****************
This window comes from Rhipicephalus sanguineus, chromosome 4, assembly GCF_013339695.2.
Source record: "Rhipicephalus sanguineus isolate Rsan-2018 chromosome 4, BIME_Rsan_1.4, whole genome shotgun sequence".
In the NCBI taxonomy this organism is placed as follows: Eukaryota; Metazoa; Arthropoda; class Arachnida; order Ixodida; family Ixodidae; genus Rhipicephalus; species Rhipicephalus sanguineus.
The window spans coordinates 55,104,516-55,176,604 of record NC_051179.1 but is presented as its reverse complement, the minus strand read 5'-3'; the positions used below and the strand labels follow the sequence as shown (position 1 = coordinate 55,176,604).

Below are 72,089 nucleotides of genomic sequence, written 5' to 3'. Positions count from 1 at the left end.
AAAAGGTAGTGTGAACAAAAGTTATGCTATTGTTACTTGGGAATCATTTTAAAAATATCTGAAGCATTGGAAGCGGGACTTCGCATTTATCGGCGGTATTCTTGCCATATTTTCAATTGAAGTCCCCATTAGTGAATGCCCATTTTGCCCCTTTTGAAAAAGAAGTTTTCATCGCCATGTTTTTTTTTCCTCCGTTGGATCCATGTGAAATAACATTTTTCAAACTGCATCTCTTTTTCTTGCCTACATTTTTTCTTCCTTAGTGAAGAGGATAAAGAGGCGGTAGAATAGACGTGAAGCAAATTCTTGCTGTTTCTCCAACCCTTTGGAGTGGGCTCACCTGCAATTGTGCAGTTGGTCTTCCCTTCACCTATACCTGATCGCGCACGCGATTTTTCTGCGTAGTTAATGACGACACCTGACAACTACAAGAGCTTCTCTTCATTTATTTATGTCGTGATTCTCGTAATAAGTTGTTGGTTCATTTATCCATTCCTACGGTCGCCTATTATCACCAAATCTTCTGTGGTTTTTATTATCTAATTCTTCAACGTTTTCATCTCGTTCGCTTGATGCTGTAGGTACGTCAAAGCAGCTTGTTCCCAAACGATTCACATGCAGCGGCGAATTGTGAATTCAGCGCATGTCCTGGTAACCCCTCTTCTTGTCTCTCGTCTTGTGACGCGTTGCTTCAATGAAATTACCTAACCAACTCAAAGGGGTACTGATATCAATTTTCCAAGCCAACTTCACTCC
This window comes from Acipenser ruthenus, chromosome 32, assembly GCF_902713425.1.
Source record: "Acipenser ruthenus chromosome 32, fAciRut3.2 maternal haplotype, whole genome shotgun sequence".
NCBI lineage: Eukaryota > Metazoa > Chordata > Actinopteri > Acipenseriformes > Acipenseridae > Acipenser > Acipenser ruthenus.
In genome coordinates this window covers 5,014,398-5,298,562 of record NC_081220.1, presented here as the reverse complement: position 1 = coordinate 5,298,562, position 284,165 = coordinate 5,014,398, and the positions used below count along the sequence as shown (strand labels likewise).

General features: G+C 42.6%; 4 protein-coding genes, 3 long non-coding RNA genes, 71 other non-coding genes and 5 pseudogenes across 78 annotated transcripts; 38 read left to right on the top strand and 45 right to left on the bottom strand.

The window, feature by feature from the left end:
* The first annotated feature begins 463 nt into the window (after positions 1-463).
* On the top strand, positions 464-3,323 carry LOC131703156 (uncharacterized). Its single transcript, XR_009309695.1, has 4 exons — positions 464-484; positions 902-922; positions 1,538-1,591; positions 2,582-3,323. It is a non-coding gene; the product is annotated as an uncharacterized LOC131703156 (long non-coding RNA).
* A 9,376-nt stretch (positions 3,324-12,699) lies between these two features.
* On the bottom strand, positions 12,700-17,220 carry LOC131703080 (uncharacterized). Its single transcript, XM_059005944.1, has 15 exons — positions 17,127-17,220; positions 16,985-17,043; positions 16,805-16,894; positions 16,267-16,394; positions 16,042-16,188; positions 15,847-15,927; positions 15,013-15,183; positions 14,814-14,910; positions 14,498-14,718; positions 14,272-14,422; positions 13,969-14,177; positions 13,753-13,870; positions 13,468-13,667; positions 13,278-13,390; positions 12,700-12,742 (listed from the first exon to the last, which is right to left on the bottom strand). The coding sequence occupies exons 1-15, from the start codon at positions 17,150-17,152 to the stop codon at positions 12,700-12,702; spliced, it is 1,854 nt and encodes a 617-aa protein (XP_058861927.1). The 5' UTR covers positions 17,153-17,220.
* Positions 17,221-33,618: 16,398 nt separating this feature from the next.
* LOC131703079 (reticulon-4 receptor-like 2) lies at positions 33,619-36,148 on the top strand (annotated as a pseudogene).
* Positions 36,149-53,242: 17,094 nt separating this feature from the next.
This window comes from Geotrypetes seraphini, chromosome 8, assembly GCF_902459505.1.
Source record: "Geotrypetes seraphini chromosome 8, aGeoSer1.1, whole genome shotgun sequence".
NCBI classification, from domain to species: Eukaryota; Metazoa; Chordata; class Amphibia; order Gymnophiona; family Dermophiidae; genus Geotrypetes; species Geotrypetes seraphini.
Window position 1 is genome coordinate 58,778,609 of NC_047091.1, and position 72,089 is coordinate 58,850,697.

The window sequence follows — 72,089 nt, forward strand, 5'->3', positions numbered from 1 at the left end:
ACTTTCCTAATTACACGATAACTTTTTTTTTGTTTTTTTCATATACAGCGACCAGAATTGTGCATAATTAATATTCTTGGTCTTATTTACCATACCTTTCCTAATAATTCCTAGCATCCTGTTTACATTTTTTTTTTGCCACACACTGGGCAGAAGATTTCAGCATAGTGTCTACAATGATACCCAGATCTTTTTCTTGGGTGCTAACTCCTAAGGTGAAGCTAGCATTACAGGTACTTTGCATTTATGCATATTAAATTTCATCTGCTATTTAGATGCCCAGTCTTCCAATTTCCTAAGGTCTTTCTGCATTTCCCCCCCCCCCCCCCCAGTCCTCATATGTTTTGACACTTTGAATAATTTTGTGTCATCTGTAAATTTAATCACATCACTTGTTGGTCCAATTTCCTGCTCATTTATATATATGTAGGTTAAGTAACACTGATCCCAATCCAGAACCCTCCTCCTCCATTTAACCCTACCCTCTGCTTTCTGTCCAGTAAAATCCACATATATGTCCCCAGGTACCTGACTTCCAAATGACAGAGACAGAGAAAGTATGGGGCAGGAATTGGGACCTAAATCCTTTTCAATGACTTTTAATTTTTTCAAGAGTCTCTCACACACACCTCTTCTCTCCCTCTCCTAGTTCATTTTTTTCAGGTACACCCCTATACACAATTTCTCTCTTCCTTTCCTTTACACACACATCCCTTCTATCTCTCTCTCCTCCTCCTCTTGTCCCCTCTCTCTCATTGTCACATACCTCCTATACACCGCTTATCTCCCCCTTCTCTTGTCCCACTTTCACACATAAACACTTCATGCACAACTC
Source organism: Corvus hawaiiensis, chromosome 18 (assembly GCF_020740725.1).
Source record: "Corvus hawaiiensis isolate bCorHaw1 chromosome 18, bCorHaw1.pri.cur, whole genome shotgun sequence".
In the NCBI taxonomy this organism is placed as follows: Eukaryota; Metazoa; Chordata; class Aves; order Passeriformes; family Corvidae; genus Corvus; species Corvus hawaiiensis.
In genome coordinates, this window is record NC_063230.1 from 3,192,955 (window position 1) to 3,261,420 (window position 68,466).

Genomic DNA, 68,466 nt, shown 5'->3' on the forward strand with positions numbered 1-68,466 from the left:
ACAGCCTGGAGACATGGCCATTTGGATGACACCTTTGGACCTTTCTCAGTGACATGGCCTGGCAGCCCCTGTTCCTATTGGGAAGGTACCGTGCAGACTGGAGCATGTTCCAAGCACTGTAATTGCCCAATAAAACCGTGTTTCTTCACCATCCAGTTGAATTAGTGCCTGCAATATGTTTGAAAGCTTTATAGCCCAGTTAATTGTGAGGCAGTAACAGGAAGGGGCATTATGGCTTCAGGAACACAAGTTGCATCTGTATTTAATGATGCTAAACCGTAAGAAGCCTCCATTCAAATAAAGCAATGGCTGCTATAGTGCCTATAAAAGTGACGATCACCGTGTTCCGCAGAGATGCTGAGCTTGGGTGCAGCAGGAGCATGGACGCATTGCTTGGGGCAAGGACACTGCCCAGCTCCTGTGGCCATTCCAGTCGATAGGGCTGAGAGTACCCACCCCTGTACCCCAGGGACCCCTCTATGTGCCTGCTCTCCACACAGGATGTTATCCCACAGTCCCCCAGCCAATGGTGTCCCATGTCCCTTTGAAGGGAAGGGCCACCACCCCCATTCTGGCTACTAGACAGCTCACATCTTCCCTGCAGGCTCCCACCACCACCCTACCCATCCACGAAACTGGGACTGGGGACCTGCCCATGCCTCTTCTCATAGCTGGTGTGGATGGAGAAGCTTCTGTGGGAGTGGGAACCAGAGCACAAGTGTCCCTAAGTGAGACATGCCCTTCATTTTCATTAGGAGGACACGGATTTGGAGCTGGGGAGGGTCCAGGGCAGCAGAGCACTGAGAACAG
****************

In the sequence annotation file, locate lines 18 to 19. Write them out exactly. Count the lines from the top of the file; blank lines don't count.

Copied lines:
* LOC131703079 (reticulon-4 receptor-like 2) lies at positions 33,619-36,148 on the top strand (annotated as a pseudogene).
* Positions 36,149-53,242: 17,094 nt separating this feature from the next.